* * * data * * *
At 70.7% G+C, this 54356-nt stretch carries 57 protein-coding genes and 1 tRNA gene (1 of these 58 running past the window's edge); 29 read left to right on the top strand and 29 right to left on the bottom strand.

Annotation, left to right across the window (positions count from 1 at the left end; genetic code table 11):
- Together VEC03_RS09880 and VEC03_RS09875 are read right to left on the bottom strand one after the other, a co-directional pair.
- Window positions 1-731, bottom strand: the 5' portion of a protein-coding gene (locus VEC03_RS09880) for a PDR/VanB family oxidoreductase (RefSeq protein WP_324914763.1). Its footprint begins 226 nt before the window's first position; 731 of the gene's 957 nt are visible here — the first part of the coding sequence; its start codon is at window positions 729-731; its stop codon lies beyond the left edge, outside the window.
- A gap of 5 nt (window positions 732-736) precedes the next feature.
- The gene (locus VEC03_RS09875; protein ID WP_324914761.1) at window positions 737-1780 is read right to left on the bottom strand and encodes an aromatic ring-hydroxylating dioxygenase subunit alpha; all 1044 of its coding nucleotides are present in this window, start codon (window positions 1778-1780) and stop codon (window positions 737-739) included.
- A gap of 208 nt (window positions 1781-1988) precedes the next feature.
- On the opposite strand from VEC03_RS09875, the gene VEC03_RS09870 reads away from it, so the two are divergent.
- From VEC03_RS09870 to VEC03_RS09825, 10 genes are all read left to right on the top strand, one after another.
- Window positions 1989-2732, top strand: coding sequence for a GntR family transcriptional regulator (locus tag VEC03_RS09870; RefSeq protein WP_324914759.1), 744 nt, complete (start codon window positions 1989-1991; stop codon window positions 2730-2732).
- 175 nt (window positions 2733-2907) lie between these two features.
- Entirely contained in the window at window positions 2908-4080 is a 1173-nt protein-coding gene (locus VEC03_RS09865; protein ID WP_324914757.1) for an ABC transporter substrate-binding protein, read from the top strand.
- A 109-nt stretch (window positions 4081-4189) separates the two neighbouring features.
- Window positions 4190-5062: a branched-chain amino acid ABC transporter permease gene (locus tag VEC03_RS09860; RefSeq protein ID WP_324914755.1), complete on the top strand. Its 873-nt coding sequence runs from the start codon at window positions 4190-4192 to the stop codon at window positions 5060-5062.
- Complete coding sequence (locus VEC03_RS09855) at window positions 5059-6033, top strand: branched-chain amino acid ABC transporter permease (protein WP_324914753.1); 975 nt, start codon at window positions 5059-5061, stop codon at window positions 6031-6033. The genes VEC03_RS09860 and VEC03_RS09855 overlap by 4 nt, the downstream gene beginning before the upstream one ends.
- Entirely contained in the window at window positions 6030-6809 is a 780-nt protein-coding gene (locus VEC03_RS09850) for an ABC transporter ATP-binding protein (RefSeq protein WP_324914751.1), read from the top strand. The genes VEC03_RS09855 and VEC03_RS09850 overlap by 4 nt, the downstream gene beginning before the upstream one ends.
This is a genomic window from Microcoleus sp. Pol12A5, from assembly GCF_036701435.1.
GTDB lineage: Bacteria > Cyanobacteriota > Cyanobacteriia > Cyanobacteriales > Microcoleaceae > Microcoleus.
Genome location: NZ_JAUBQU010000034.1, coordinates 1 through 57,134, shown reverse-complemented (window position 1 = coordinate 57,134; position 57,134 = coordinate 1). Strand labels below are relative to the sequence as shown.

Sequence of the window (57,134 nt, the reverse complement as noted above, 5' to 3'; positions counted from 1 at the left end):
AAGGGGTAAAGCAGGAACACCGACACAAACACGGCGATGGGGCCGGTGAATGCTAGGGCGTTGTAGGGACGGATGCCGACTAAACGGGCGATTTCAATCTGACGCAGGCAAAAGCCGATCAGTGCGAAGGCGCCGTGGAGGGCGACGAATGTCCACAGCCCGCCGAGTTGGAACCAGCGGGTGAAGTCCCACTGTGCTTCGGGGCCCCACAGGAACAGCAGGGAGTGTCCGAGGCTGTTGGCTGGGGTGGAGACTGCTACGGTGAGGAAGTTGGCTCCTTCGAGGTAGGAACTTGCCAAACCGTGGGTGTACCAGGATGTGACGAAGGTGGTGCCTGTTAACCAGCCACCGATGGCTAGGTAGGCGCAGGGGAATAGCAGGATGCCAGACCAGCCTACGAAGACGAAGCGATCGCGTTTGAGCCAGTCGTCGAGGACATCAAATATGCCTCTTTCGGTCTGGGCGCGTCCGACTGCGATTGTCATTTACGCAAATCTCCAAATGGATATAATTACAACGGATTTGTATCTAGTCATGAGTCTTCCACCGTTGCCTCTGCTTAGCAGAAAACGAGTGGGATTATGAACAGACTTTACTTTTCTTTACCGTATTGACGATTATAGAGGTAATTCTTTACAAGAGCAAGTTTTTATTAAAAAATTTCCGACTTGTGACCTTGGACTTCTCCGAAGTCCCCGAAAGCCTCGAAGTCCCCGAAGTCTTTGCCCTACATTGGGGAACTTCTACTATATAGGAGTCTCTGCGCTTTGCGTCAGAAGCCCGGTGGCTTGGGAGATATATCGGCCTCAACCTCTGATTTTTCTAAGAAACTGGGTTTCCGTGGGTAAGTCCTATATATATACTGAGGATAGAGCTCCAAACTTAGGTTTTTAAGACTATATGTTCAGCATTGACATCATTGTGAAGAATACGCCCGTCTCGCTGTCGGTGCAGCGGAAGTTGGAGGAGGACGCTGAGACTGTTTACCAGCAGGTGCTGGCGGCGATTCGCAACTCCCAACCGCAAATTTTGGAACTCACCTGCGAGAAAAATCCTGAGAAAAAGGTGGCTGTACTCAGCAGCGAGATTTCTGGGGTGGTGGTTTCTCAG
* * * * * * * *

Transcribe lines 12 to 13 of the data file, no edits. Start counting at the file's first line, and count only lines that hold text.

- Entirely contained in the window at window positions 2908-4080 is a 1173-nt protein-coding gene (locus VEC03_RS09865; protein ID WP_324914757.1) for an ABC transporter substrate-binding protein, read from the top strand.
- A 109-nt stretch (window positions 4081-4189) separates the two neighbouring features.